How do you measure Silent Reading Fluency (SRF) in the classroom?
This post is part II of our discussion on silent reading fluency. Be sure to read part I: Why is Silent Reading Fluency (SRF) Important?
Assessing a student’s reading fluency has largely been achieved through oral reading fluency (ORF) measures. The number of words a student can read correctly in one minute supplies educators with a student’s oral reading rate – a number that can be captured quickly and has proved to be highly reliable and sensitive to growth, according to Principal Research Scientist for Pearson Assessments Dr. Mark Daniel.1
While necessary and powerful, oral reading fluency measures are not the only data point to consider. As noted in Why is Silent Reading Fluency (SRF) Important?, Dr. Daniel discusses how SRF can complement the use of ORF in the Exploring the Measurement of Silent Reading Fluency webinar:
- SRF enables students to take the assessments online without a one-on-one teacher administration
- Silent reading requires a student to comprehend what they’re reading
- SRF reading is highly predictive at higher grade levels
- SRF is utilized in higher grade levels and into adulthood and the workforce1
For an educator to get a complete picture of a student’s reading skills, and promote academic, personal, and professional success, schools need more than a student’s oral reading rate. Once a student has mastered foundational early literacy skills, a comprehension-based silent reading rate measure needs provides additional valuable information. However, finding such a measure has been a challenge for literacy scholars and educators alike.
How aimswebPlus Measures Silent Reading Fluency
To address the need for a silent reading fluency measure, and to help students not only attend, but also monitor and comprehend while they’re reading silently, aimsweb™Plus designed a comprehension-based silent reading measure that produces a student’s silent reading rate in a valid, reliable way.
Objectives of the SRF Measure
- Combine silent reading rate with an accuracy score for broad comprehension
- Resemble actual silent reading
- Brief, valid, reliable
- Sensitive to growth
How the SRF Measure Works
The SRF measure comprises several short grade-level stories – 40-45 words in length – and questions.
A student begins the measure by reading a story on the computer. Once the student is satisfied with what he has read and believes that he understands the story, the student progresses to the next screen where he is prompted to answer two simple multiple choice questions. The question must be answered without looking back at the story.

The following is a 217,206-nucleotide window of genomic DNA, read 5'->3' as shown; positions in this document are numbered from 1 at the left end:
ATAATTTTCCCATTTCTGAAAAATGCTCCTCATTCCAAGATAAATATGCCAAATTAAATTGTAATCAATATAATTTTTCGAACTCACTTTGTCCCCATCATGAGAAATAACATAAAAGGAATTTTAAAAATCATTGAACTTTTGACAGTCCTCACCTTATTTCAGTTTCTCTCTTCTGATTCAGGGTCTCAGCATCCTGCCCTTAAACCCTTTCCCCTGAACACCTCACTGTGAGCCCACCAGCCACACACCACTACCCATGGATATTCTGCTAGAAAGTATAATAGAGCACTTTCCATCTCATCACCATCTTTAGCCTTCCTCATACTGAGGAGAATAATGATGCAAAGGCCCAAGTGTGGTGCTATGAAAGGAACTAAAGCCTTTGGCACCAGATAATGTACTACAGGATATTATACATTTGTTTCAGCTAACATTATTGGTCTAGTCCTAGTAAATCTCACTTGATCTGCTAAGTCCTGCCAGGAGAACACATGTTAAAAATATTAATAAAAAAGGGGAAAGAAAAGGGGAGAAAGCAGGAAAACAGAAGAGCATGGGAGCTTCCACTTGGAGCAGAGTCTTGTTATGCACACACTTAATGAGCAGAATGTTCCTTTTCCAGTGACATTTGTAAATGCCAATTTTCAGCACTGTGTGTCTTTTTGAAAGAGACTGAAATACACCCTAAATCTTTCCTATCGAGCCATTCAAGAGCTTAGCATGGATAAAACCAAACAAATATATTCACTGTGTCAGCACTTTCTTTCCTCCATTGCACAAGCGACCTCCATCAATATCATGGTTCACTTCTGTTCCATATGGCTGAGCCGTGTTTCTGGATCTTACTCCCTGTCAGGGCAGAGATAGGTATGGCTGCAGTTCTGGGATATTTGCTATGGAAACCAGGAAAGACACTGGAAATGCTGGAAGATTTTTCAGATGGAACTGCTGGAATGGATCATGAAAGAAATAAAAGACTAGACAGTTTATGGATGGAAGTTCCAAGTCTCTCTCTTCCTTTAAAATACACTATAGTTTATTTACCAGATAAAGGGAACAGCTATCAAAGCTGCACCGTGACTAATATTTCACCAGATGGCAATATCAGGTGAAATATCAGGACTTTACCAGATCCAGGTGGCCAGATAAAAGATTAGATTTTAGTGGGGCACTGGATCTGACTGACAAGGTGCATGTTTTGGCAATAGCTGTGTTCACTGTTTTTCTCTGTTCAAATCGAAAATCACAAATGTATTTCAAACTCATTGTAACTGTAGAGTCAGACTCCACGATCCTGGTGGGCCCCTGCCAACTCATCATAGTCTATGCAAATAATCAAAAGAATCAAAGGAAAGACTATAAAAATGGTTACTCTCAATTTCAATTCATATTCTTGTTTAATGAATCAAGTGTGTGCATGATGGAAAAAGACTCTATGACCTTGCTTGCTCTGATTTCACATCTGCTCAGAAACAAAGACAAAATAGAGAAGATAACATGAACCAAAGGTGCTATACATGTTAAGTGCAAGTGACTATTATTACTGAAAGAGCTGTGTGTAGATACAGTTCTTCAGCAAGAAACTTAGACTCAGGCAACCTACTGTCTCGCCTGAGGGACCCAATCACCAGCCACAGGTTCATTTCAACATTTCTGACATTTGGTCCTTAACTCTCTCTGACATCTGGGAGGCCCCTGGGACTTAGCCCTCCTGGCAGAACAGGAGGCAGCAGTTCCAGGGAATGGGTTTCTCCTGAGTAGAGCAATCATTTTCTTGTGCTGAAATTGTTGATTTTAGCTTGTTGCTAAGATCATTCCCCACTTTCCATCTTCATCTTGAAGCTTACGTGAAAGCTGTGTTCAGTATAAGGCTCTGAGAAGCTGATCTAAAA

Once an answer is submitted, the student receives an immediate response stating either “correct” or “incorrect.” This feedback encourages a student to pay attention, self-monitor, and adjust his performance if necessary.
From there, the student must read three more stories and answer each story’s corresponding questions.
Each question is designed to be easy; if a student reads the story and has a general sense of what he read, he should be able to answer the question correctly. The purpose of the questions is to motivate students to attend and comprehend while they’re reading.
SRF Measure Scoring
Once the student completes all four segments, a segment reading rate (WPM) is given, regardless of accuracy:
X 60 = WPM
It’s important to note that the score is only meaningful if the student had a minimal level of accuracy when answering the questions. If the student did not have a minimal level of accuracy on the questions, he did not comprehend what he read.
Register to hear more on this measure at our live webinar the complete Exploring the Measurement of Silent Reading Fluency webinar to hear more from Dr. Mark Daniel and renowned literacy expert and founder, president, and CEO of the TextProject.org, Dr. Freddy Hiebert, as they discuss SRF and aimswebPlus’ effective and proven silent reading fluency measure.
1 Pearson Education. “Exploring the Measurement of Silent Reading Fluency.” Accessed June 14, 2016. http://www.pearsoned.com/events/exploring-the-measurement-of-silent-reading-fluency/.